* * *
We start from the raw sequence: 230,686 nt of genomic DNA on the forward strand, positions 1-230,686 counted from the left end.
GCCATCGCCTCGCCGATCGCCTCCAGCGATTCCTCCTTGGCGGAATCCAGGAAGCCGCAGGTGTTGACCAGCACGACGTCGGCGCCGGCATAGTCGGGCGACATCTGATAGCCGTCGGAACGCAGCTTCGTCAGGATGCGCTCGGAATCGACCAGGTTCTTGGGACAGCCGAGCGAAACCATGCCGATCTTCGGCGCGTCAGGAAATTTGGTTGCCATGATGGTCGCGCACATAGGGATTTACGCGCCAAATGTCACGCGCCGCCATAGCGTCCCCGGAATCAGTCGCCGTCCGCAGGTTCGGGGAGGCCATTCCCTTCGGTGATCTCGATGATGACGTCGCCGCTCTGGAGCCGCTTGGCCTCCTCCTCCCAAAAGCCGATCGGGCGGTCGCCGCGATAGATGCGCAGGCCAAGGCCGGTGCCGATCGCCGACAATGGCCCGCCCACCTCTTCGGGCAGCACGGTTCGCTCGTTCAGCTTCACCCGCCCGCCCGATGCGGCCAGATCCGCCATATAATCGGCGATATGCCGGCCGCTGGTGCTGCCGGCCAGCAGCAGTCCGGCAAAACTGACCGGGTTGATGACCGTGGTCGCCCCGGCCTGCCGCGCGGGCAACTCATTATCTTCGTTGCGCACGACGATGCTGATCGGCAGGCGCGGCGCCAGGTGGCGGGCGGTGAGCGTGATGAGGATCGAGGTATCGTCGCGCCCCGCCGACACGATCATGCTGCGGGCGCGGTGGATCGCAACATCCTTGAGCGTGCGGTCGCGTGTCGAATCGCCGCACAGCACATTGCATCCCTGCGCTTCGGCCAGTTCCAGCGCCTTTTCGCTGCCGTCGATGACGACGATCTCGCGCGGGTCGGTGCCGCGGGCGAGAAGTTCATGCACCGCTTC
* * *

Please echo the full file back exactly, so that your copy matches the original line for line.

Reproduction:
We start from the raw sequence: 230,686 nt of genomic DNA on the forward strand, positions 1-230,686 counted from the left end.
GCCATCGCCTCGCCGATCGCCTCCAGCGATTCCTCCTTGGCGGAATCCAGGAAGCCGCAGGTGTTGACCAGCACGACGTCGGCGCCGGCATAGTCGGGCGACATCTGATAGCCGTCGGAACGCAGCTTCGTCAGGATGCGCTCGGAATCGACCAGGTTCTTGGGACAGCCGAGCGAAACCATGCCGATCTTCGGCGCGTCAGGAAATTTGGTTGCCATGATGGTCGCGCACATAGGGATTTACGCGCCAAATGTCACGCGCCGCCATAGCGTCCCCGGAATCAGTCGCCGTCCGCAGGTTCGGGGAGGCCATTCCCTTCGGTGATCTCGATGATGACGTCGCCGCTCTGGAGCCGCTTGGCCTCCTCCTCCCAAAAGCCGATCGGGCGGTCGCCGCGATAGATGCGCAGGCCAAGGCCGGTGCCGATCGCCGACAATGGCCCGCCCACCTCTTCGGGCAGCACGGTTCGCTCGTTCAGCTTCACCCGCCCGCCCGATGCGGCCAGATCCGCCATATAATCGGCGATATGCCGGCCGCTGGTGCTGCCGGCCAGCAGCAGTCCGGCAAAACTGACCGGGTTGATGACCGTGGTCGCCCCGGCCTGCCGCGCGGGCAACTCATTATCTTCGTTGCGCACGACGATGCTGATCGGCAGGCGCGGCGCCAGGTGGCGGGCGGTGAGCGTGATGAGGATCGAGGTATCGTCGCGCCCCGCCGACACGATCATGCTGCGGGCGCGGTGGATCGCAACATCCTTGAGCGTGCGGTCGCGTGTCGAATCGCCGCACAGCACATTGCATCCCTGCGCTTCGGCCAGTTCCAGCGCCTTTTCGCTGCCGTCGATGACGACGATCTCGCGCGGGTCGGTGCCGCGGGCGAGAAGTTCATGCACCGCTTC